14. Virtual AGC

  15. "The Apollo Guidance Computer: A User's View," David Scott, NASA Astronaut.  Document Courtesy of Eldon C. Hall

Some potential topics:

In the early 1960s, we reached out and had manned missions to the Moon and unmanned missions to neighboring planets.  Today we are reaching out for a manned Mars mission and to explore to the edge of the solar system.  How should the computers and digital avionics be designed?  Discuss the architecture, redundancy, reliability, and technology.

Technical Decisions:

Technical Moments:

Has the technology for digital spaceflight avionics developed in the directions anticipated?  Is technology headed in the right direction or should be corrections be made?  What is the impact of "commercial off the shelf" consumer-grade components on high reliability spacecraft design?

What is the role of "better faster cheaper?"  How does this compare to the development philosophy of earlier decades?

Failures and Troubleshooting

Man-machine interface.  As the interfaces have gotten more sophisticated over the decades, the computational and communications load have also increased.  Is the increase in resources justified?  Does the increased complexity carry unnecessary risk from design errors or will operator errors be reduced to offset that?  Do the operators have sufficient control over the machine, particularly in the case of malfunctions or off-nominal situations?

Should we have common avionics across the spacecraft in general and industry as a whole?  For Apollo, there was radically different architectures between the Saturn V and the Apollo CSM and LEM; the Apollo CSM and LEM did share common avionics.  For the Shuttle, we again see differences between the main computers and the engine controllers.  Different architectures, redundancy schemes, and technologies.  Today we continuously see (and have been seeing for decades) the call for the one set of avionics to solve all spacecraft computational problems.  Realistic goal of .ppt slide fantasy?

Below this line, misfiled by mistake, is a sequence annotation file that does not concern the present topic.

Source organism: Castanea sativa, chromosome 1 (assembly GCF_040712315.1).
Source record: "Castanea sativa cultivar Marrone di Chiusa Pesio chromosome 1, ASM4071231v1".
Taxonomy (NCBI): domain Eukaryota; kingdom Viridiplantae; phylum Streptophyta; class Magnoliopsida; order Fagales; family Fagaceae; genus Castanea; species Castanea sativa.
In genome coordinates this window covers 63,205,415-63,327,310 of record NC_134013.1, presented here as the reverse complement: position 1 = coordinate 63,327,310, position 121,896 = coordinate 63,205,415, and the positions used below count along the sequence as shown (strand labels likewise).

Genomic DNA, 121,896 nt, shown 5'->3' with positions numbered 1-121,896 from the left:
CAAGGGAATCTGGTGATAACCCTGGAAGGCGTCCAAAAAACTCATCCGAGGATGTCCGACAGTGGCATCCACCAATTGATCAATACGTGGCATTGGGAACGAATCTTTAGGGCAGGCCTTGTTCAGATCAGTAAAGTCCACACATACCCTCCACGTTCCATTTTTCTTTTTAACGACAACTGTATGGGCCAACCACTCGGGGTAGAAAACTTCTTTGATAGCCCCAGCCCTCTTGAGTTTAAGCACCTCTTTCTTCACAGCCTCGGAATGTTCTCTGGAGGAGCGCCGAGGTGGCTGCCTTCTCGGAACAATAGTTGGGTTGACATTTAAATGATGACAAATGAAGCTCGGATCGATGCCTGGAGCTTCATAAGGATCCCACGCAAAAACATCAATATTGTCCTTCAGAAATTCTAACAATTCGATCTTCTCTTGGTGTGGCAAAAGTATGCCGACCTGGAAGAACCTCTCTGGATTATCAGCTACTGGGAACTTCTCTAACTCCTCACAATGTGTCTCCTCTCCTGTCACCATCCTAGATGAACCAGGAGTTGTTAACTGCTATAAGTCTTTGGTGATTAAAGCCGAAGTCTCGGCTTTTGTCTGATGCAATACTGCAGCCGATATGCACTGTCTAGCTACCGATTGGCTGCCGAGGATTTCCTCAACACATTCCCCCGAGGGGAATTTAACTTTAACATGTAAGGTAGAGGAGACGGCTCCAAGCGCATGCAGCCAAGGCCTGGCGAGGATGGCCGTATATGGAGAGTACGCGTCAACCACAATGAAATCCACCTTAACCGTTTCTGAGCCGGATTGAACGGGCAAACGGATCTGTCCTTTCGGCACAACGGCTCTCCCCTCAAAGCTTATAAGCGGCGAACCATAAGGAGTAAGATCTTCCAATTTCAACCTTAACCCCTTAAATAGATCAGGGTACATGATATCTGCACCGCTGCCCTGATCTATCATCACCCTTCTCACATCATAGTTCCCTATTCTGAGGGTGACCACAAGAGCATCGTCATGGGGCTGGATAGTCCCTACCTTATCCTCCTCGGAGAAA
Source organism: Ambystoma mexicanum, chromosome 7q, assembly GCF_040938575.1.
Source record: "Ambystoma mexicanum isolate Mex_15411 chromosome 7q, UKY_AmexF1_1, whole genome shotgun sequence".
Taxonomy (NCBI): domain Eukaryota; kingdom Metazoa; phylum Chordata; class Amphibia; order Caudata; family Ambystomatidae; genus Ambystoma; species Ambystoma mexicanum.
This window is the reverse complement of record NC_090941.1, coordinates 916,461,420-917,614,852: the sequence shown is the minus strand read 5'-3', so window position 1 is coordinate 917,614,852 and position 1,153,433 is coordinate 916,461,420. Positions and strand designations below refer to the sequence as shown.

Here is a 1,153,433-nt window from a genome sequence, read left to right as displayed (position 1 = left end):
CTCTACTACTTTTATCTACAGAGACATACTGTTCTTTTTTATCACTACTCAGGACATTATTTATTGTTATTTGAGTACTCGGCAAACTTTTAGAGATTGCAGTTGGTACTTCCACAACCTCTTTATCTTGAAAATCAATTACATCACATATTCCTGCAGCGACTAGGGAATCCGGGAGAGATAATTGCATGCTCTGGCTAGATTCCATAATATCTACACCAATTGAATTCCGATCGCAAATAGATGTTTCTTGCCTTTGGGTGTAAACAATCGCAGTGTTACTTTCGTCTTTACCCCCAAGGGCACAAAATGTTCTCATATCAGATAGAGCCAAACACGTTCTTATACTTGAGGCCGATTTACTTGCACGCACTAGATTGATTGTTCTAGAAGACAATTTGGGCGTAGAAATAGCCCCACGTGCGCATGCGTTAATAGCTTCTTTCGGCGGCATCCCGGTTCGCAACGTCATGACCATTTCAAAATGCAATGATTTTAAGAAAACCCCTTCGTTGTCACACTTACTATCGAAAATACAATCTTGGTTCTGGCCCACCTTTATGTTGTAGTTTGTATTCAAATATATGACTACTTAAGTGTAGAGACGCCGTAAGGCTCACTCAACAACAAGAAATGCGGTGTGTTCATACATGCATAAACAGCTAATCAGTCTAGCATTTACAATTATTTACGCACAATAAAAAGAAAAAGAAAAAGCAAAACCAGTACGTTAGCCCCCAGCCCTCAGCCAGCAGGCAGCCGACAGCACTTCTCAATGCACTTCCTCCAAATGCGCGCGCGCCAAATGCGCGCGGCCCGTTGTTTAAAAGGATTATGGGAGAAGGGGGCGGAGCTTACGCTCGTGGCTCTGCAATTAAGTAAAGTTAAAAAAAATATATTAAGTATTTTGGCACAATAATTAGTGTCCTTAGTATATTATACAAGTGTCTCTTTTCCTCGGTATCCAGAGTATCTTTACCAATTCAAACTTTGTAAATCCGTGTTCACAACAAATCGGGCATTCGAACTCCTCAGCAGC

Design diversity.  Does the potential in the reduction of risk of common failures justify the cost, schedule, and complexity?  Does this spread the design and review and test personnel too thin?  Or is it necessary to prevent a catastrophe?  This will be addressed with respect to components, hardware design, compilers, operating systems, and applications.

What were the biggest unknowns and risks in the design of computers in the 1960s?  How were these risks managed?

Software and hardware.  The division of functions between software and hardware is always interesting and with modern logic the line between hardware and software is blurred, as a reprogrammable logic array can implement the CPU, memory, and I/O of a computer and execute the programs stored in on-chip RAM.  How were the decisions made as to the division of functions, historically?  How should they be made today?  Today, more and more functions -- including mission and safety critical ones -- are being put into software.  Are modern avionics designers heading in the right direction?

The Evolution of Arithmetic Operations in Spaceborne Central Processing Units

Redundancy and diversity.  For a manned Mars mission, how many faults should the computers be tolerant of?  Should design diversity (for both hardware and software) be employed?  Should failed modules be tossed out, replaced with spares, or repaired (electronically or with the soldering iron)?  For physical replacement, is this practical when exploiting advanced packaging technologies with on order of one thousand connections for ball grid arrays, as one example?

Design verification.  How were designs verified historically.  In today's systems, design verification is forced to rely on automated tools for databases and parameter extraction, as many device characteristics and internal architectures are proprietary and the systems are quite complex, with over 1 million gates of logic available on a single field programmable gate array?